Scientific Tracks Abstracts: Biol Syst Open Access
Organ transplantation is often the primary life-saving medical approach for treatment of several diseases. However, limitations in this procedure such as shortage of donor organs and tissue rejection have motivated research into the development of bio-artificial organs as an alternative approach. Development of a novel, modular, microfluidic lab-on-a-chip system is presented, which is designed to engineer liver tissue in an in vivo mimicking environment. The system incorporates smart bioreactors designed to support a 3D porous scaffold with embedded cells and integrated sensors for monitoring the development of the tissue. Each bioreactor is designed to accommodate a microporous scaffold having dimensions of 5x5x5 mm3 and includes spatially distributed bio-impedance based sensors which penetrate the scaffold for real time monitoring of the distribution, proliferation and viability of cells under continuous perfusion conditions. To enable delivery of nutrients and removal of tissue culture waste products, the system also incorporates peristaltic pumps, motors and reservoirs. An array of eight bioreactors is included to enable parallel tissue culture experiments for optimization of parameters such as flow rate and to allow screening of various stem cell differentiation factors. The system components are fabricated using a combination of 3D rapid prototyping and microfabrication techniques. Proof of principle is demonstrated by culturing liver cancer cell line (HepG2 cells) in porous scaffolds based on polymers such as PDMS, gelatin and polylactic acid. The robust and versatile microfluidic platform presented in this work has a huge potential for 3D tissue engineering applications. The novelty of the device is in the employment of combined micro sensing and polymer scaffold engineering approaches for 3D organ engineering. The use of integrated non-invasive sensing strategies, overcome limitations in traditionally adopted optical techniques and enable monitoring of tissue development within otherwise inaccessible areas of a 3D tissue construct.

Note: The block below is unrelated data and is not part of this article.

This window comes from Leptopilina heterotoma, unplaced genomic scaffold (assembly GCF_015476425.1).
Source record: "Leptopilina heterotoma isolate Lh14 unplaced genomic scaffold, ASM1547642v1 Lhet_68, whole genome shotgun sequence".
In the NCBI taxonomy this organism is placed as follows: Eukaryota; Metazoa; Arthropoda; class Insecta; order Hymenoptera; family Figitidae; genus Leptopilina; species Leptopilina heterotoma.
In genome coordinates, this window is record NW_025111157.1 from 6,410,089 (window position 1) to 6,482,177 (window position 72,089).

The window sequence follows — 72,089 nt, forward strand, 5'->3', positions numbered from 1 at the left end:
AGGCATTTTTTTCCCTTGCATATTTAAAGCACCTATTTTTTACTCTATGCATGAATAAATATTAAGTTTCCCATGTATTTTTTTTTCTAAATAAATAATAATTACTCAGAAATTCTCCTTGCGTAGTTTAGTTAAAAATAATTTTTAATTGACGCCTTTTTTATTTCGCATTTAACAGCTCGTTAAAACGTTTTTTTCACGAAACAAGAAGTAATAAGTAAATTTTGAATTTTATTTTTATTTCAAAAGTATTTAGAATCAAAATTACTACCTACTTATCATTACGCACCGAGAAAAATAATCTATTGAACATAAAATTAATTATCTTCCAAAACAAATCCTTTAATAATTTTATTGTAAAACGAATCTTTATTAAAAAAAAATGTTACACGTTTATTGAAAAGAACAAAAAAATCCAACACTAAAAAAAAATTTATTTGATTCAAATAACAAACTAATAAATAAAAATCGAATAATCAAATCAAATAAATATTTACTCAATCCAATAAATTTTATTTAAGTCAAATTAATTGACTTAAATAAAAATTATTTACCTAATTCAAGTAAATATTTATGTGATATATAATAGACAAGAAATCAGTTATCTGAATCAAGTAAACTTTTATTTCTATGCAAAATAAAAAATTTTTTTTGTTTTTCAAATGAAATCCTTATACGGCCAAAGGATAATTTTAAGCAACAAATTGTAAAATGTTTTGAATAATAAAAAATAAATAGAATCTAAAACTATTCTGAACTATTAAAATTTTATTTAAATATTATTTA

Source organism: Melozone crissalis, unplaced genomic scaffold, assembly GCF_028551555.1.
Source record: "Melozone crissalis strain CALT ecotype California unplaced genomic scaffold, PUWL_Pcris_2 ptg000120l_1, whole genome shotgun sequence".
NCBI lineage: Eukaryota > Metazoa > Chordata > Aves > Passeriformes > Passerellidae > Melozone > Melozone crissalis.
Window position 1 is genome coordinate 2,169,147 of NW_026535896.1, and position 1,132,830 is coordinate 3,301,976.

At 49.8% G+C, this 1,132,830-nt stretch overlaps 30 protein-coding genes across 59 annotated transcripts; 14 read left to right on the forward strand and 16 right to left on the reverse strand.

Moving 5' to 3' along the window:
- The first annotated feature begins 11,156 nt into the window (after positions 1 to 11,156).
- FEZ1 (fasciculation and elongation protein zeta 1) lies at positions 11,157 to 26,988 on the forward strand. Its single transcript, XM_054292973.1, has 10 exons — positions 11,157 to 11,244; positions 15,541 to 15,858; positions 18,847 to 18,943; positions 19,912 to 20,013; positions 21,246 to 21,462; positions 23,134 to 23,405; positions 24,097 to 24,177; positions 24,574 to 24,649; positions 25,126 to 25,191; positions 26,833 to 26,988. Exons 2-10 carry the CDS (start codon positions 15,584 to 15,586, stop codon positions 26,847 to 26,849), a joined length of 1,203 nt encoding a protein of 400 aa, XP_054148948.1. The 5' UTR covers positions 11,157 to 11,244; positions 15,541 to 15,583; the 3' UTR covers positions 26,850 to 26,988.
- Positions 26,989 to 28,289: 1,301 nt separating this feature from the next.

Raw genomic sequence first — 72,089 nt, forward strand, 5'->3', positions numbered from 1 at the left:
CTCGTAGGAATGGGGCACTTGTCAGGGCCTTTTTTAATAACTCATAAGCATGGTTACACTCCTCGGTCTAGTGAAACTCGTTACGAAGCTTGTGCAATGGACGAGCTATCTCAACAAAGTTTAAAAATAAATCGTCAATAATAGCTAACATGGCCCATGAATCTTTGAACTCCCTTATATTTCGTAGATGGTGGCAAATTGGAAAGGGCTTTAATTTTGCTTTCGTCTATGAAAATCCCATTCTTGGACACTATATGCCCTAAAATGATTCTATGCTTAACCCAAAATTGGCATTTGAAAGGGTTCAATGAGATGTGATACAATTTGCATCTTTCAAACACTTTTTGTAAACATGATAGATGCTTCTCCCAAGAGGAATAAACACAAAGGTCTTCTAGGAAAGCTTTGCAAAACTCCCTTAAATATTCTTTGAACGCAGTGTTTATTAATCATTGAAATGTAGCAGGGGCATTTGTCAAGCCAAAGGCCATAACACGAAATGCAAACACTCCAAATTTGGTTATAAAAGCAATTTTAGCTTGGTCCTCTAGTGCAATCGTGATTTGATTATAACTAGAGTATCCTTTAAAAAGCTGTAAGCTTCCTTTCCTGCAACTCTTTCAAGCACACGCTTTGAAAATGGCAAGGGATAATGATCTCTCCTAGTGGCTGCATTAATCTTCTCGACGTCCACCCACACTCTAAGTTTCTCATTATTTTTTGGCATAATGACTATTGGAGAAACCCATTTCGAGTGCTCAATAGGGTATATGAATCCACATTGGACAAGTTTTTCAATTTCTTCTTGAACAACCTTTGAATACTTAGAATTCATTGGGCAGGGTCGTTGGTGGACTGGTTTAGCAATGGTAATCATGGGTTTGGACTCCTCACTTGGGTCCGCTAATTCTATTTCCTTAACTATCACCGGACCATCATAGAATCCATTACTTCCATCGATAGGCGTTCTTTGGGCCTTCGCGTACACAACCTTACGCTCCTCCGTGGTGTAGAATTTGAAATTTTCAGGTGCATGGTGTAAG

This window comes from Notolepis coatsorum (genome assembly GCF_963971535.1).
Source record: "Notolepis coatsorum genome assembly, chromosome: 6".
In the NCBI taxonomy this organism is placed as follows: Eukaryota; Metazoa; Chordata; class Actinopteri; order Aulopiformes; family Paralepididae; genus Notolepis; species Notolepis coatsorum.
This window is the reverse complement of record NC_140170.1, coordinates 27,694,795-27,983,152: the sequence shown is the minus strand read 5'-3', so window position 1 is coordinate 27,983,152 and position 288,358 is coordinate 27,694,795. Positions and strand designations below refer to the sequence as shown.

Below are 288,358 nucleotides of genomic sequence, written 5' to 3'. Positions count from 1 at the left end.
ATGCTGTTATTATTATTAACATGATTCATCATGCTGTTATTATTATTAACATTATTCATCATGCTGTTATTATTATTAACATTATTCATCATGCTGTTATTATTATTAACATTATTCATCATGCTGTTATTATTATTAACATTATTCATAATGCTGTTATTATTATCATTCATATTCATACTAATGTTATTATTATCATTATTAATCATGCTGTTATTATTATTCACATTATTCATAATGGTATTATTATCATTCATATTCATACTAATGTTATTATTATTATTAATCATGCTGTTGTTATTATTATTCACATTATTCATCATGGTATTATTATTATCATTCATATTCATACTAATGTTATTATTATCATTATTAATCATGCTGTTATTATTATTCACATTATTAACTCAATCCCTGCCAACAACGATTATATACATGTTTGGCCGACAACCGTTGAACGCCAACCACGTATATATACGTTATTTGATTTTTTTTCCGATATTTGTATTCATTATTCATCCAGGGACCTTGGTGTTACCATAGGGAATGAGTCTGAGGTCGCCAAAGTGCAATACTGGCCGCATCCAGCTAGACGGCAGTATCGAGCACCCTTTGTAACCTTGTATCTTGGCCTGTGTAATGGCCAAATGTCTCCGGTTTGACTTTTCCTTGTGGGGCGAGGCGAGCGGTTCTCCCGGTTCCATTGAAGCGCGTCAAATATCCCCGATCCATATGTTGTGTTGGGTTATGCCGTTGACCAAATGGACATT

Anders Wolff is Head of the BioLabChip group at the Department of Micro and Nanotechnology at the Technical University of Denmark. He received his MSc in Chemical Engineering from DTU in 1993 and his PhD in Biochemical Engineering from Delft University of Technology (Delft, The Netherlands) in 1997. He joined the Department for Micro and Nanotechnology (now DTU Nanotech) in 1998. In 2000, he was promoted to Associated Professor and Leader of the Cell Handling Group (now BioLabChip group) at DTU Nanotech. His research focus on various microsystems for cell analysis that included chip flow cytometers with integrated optics, di-electrophoresis for cell handling, sorting and sample preparation, PCR chip and integrated microsystem for sample preparation and DNA amplification. In recent years his group has also worked on scaffolds for tissue engineering and bioartificial organs.